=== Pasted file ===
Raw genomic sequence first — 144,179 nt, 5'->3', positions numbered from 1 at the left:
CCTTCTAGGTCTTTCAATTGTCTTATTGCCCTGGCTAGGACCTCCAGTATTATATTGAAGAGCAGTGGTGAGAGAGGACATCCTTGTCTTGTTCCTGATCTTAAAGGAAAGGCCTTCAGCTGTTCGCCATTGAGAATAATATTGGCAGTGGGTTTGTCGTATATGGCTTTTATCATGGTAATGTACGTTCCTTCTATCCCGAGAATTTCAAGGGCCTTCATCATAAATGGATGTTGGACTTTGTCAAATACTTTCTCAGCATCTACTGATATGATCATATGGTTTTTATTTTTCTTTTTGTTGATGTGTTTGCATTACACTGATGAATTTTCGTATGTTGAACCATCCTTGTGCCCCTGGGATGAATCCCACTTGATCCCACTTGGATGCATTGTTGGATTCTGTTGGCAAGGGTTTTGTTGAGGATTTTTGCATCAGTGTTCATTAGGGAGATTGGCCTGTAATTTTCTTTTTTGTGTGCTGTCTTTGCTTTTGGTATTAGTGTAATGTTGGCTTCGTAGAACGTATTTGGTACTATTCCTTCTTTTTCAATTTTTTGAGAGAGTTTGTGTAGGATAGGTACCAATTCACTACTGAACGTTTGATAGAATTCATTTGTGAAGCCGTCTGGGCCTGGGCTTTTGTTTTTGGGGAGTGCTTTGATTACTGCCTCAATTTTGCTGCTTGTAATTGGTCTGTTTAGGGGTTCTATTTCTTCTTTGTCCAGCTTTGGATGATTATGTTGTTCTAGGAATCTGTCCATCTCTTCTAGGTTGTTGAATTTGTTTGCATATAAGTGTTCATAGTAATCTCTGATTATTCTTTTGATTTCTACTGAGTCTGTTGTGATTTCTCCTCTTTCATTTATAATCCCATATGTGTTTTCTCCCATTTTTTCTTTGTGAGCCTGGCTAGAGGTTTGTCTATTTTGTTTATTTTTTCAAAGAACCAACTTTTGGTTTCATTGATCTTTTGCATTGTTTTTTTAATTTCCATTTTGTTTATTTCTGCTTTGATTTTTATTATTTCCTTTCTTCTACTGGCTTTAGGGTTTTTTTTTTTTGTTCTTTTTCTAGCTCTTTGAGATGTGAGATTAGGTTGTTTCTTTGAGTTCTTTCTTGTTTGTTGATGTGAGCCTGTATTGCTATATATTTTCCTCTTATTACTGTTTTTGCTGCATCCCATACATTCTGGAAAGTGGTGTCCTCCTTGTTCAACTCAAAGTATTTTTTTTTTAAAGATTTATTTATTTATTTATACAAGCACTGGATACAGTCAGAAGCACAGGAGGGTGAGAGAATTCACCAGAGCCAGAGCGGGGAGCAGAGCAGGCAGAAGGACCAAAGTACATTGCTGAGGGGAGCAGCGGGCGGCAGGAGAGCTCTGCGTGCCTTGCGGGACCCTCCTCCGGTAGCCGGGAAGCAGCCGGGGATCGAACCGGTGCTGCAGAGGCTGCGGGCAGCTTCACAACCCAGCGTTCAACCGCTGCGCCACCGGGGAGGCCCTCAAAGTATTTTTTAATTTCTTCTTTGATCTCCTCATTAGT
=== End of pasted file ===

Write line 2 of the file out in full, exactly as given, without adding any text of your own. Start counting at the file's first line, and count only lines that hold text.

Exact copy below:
CCTTCTAGGTCTTTCAATTGTCTTATTGCCCTGGCTAGGACCTCCAGTATTATATTGAAGAGCAGTGGTGAGAGAGGACATCCTTGTCTTGTTCCTGATCTTAAAGGAAAGGCCTTCAGCTGTTCGCCATTGAGAATAATATTGGCAGTGGGTTTGTCGTATATGGCTTTTATCATGGTAATGTACGTTCCTTCTATCCCGAGAATTTCAAGGGCCTTCATCATAAATGGATGTTGGACTTTGTCAAATACTTTCTCAGCATCTACTGATATGATCATATGGTTTTTATTTTTCTTTTTGTTGATGTGTTTGCATTACACTGATGAATTTTCGTATGTTGAACCATCCTTGTGCCCCTGGGATGAATCCCACTTGATCCCACTTGGATGCATTGTTGGATTCTGTTGGCAAGGGTTTTGTTGAGGATTTTTGCATCAGTGTTCATTAGGGAGATTGGCCTGTAATTTTCTTTTTTGTGTGCTGTCTTTGCTTTTGGTATTAGTGTAATGTTGGCTTCGTAGAACGTATTTGGTACTATTCCTTCTTTTTCAATTTTTTGAGAGAGTTTGTGTAGGATAGGTACCAATTCACTACTGAACGTTTGATAGAATTCATTTGTGAAGCCGTCTGGGCCTGGGCTTTTGTTTTTGGGGAGTGCTTTGATTACTGCCTCAATTTTGCTGCTTGTAATTGGTCTGTTTAGGGGTTCTATTTCTTCTTTGTCCAGCTTTGGATGATTATGTTGTTCTAGGAATCTGTCCATCTCTTCTAGGTTGTTGAATTTGTTTGCATATAAGTGTTCATAGTAATCTCTGATTATTCTTTTGATTTCTACTGAGTCTGTTGTGATTTCTCCTCTTTCATTTATAATCCCATATGTGTTTTCTCCCATTTTTTCTTTGTGAGCCTGGCTAGAGGTTTGTCTATTTTGTTTATTTTTTCAAAGAACCAACTTTTGGTTTCATTGATCTTTTGCATTGTTTTTTTAATTTCCATTTTGTTTATTTCTGCTTTGATTTTTATTATTTCCTTTCTTCTACTGGCTTTAGGGTTTTTTTTTTTTGTTCTTTTTCTAGCTCTTTGAGATGTGAGATTAGGTTGTTTCTTTGAGTTCTTTCTTGTTTGTTGATGTGAGCCTGTATTGCTATATATTTTCCTCTTATTACTGTTTTTGCTGCATCCCATACATTCTGGAAAGTGGTGTCCTCCTTGTTCAACTCAAAGTATTTTTTTTTTAAAGATTTATTTATTTATTTATACAAGCACTGGATACAGTCAGAAGCACAGGAGGGTGAGAGAATTCACCAGAGCCAGAGCGGGGAGCAGAGCAGGCAGAAGGACCAAAGTACATTGCTGAGGGGAGCAGCGGGCGGCAGGAGAGCTCTGCGTGCCTTGCGGGACCCTCCTCCGGTAGCCGGGAAGCAGCCGGGGATCGAACCGGTGCTGCAGAGGCTGCGGGCAGCTTCACAACCCAGCGTTCAACCGCTGCGCCACCGGGGAGGCCCTCAAAGTATTTTTTAATTTCTTCTTTGATCTCCTCATTAGT